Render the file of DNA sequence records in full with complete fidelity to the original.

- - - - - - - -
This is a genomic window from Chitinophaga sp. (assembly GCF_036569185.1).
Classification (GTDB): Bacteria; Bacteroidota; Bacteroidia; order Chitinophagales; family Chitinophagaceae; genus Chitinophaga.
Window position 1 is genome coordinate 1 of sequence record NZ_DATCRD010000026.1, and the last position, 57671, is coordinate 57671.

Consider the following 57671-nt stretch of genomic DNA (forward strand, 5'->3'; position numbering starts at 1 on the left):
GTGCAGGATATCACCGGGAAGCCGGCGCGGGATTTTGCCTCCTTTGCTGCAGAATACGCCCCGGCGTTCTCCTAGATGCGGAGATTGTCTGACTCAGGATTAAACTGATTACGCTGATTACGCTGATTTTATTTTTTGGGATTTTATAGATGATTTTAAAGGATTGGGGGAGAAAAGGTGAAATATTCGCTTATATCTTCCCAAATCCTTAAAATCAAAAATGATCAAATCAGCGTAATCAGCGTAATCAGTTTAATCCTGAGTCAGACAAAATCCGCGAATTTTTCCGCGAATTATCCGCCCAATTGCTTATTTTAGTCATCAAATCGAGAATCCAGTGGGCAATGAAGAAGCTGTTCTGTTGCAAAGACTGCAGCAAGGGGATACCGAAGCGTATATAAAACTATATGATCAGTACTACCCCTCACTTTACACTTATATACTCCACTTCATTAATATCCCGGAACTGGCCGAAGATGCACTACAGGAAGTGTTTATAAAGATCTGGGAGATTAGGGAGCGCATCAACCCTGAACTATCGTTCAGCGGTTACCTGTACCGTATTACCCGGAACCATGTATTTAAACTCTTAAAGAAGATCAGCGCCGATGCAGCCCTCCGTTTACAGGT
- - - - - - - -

This is a genomic window from Chitinophaga sp. (assembly GCF_036569185.1).
Classification (GTDB): Bacteria; Bacteroidota; Bacteroidia; order Chitinophagales; family Chitinophagaceae; genus Chitinophaga.
Window position 1 is genome coordinate 1 of sequence record NZ_DATCRD010000026.1, and the last position, 57671, is coordinate 57671.

Consider the following 57671-nt stretch of genomic DNA (forward strand, 5'->3'; position numbering starts at 1 on the left):
GTGCAGGATATCACCGGGAAGCCGGCGCGGGATTTTGCCTCCTTTGCTGCAGAATACGCCCCGGCGTTCTCCTAGATGCGGAGATTGTCTGACTCAGGATTAAACTGATTACGCTGATTACGCTGATTTTATTTTTTGGGATTTTATAGATGATTTTAAAGGATTGGGGGAGAAAAGGTGAAATATTCGCTTATATCTTCCCAAATCCTTAAAATCAAAAATGATCAAATCAGCGTAATCAGCGTAATCAGTTTAATCCTGAGTCAGACAAAATCCGCGAATTTTTCCGCGAATTATCCGCCCAATTGCTTATTTTAGTCATCAAATCGAGAATCCAGTGGGCAATGAAGAAGCTGTTCTGTTGCAAAGACTGCAGCAAGGGGATACCGAAGCGTATATAAAACTATATGATCAGTACTACCCCTCACTTTACACTTATATACTCCACTTCATTAATATCCCGGAACTGGCCGAAGATGCACTACAGGAAGTGTTTATAAAGATCTGGGAGATTAGGGAGCGCATCAACCCTGAACTATCGTTCAGCGGTTACCTGTACCGTATTACCCGGAACCATGTATTTAAACTCTTAAAGAAGATCAGCGCCGATGCAGCCCTCCGTTTACAGGT